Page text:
My dear readers, I have been gone a very long time. I spent November happily writing away at my novel. Then December came. With the winter weather, came a long struggle for our family. My father was critically ill. All through December, I watched this strong man wither and grow weaker by the day. He fought so very hard. But sadly, he lost his battle two weeks ago.
There are no words that can express how it feels to lose a parent. There are no words to fill the empty place in my heart.
My pastor asked if I would speak at his funeral. This was not something I could do…those words would not have come. But I am a pianist, and I was able to play a Chopin piece for my father. I taped his picture to the sheet music and it gave me strength. They tell me it was beautiful. And I am a writer, so I was able to write some words for the pastor to say. I know you do not know Dad, but I would like to share those words to honor him.
When I think of my dad, I don’t really remember specific incidents and anecdotes so much as I get an image in my head of the man he was. A feeling that comes to me when I think of him. He was a quiet man of very few words, but there were these looks he got on his face that tell the story of who he was.
He had a serious look that he reserved for work. It was a look of deep concentration. Whether it was business work, or carving a turkey with my uncle, or even packing the dishwasher to perfection as only he could do. My childhood memories of him are often of him sitting in his den working on something from the office. This was before computers and he had a big adding machine that made loud noises and had the big roll of paper. He would be sitting there working with that purposeful look. But he always looked up and smiled when my brother and I came in to bug him. He would let us type in numbers for him on the adding machine. We were probably responsible for more than one costly bank error, all because Dad was willing to indulge little 6 and 7 year old children who wanted to be just like their dad.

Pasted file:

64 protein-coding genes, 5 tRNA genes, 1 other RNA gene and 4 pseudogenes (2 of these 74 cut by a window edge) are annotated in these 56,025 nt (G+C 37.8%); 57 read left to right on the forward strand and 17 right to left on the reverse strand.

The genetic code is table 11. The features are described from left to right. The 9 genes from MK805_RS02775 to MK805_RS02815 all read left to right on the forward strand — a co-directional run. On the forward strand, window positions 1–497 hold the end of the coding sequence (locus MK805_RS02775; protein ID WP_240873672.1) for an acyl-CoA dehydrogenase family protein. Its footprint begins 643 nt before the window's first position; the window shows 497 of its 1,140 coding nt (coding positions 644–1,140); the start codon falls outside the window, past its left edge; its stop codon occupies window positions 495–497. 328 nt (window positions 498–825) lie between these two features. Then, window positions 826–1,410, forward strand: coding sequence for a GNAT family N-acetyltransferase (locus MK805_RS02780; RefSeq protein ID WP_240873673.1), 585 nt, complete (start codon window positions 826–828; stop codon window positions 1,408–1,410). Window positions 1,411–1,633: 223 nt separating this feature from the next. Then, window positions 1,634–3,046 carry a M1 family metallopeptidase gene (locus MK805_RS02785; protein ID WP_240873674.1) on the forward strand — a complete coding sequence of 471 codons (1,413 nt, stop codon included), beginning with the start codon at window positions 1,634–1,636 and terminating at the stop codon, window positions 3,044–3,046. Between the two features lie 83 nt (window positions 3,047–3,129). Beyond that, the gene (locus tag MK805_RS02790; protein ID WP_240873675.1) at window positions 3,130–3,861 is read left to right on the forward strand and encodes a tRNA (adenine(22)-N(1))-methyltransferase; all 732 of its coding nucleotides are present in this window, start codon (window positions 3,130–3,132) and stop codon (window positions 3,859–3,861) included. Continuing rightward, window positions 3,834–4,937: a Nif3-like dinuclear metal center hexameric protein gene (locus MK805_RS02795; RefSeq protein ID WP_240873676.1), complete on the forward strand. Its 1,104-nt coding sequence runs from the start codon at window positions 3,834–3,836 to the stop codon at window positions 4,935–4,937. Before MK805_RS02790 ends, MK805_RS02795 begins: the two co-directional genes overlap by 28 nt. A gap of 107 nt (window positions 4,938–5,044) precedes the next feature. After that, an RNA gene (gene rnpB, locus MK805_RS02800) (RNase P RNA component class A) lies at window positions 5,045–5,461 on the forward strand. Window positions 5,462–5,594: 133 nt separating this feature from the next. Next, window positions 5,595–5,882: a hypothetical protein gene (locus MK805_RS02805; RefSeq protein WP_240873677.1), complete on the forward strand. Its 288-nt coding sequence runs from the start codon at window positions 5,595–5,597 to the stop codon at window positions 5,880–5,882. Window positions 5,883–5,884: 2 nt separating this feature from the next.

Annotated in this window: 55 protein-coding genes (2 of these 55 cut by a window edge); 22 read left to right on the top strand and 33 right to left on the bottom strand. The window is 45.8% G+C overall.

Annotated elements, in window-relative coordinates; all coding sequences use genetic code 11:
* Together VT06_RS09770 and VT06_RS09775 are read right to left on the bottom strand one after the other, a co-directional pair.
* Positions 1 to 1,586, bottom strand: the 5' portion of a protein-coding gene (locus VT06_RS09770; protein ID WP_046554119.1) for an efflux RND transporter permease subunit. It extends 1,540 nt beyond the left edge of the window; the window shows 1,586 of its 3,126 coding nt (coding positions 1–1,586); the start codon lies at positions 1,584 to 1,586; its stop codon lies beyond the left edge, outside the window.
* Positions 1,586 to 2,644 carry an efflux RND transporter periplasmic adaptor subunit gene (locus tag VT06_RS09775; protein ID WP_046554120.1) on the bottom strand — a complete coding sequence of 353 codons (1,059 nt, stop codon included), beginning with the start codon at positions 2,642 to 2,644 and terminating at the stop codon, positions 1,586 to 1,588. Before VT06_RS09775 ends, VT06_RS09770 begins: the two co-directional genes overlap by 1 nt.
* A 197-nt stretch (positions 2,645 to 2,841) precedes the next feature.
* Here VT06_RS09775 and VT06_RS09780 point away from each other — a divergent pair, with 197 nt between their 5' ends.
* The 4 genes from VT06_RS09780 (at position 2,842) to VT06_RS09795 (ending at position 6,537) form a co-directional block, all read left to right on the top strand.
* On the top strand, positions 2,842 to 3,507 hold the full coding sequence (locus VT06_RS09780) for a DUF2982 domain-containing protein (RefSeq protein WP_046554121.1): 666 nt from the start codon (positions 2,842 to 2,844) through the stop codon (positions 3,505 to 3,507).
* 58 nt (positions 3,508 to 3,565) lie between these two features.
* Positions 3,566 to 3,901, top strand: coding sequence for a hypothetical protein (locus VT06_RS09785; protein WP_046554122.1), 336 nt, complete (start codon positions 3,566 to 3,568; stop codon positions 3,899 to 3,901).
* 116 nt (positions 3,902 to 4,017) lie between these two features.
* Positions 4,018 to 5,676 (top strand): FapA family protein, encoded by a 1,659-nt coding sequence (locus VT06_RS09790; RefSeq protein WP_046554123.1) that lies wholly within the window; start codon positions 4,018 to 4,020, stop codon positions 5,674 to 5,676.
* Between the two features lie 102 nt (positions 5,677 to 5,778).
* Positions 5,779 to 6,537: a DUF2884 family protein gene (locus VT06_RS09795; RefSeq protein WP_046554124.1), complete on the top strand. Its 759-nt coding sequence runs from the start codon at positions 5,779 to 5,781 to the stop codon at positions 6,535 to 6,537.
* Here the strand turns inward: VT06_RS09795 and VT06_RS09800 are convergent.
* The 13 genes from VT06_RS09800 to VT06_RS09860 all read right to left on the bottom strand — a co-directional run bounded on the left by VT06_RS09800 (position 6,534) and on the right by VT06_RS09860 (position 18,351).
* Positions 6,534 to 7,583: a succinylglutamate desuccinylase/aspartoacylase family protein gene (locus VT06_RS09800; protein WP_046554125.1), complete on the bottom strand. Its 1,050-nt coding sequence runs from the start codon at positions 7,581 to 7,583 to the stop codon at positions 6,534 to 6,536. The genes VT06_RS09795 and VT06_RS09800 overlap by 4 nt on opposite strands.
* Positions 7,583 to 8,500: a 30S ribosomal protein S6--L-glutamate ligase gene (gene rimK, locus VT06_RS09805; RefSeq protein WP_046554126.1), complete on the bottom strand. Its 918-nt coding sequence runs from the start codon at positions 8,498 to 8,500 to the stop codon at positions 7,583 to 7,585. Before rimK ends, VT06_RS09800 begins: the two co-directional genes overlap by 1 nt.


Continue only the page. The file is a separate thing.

He had a look reserved for my brother and I, and later for the grandchildren. It was a look of immense pride. It was there on his face when we did something wonderful, on big occasions like weddings and graduations. But it was there on normal everyday days as well. A look that showed we were the most important things to him. A look that said we were loved, no matter what we did.
There was an amazing look he had whenever he looked at my mother. I truly believe that she was his princess. Even after 47 years, when he looked at her he always saw the beautiful young girl that first captivated him. It was a look of true adoration. He was the consummate gentleman who always held her coat for her, pulled out chairs and held doors. He made sure that she never wanted for anything. I never saw him treat Mom with anything but true respect. He set the bar pretty high for all the men that came into my life. He had this look in his eyes up to the last minute he was aware. A look that said “I can’t believe I was so lucky to have someone like you as my wife”.
Then there was the soulful look he gave us all whenever he was sick and in the hospital. Whenever he was going into surgery. It was pride and love and fear all rolled into one and it went right to your heart. He would hold our hands and give us a look that told us family was everything to him and that all he wanted to do was see us again on the other side of whatever ordeal he was about to endure. He gave us that look on Thursday when he knew it was time for him to let go. This look thanked us for a lifetime of love. And I know that we will indeed see that look on his face again, on the other side of even this. We just may have to wait a bit longer this time.
So that’s where I’ve been. My holidays were not merry and bright. But spring is around the corner, so the groundhog tells us. I will be back. Thanks for listening.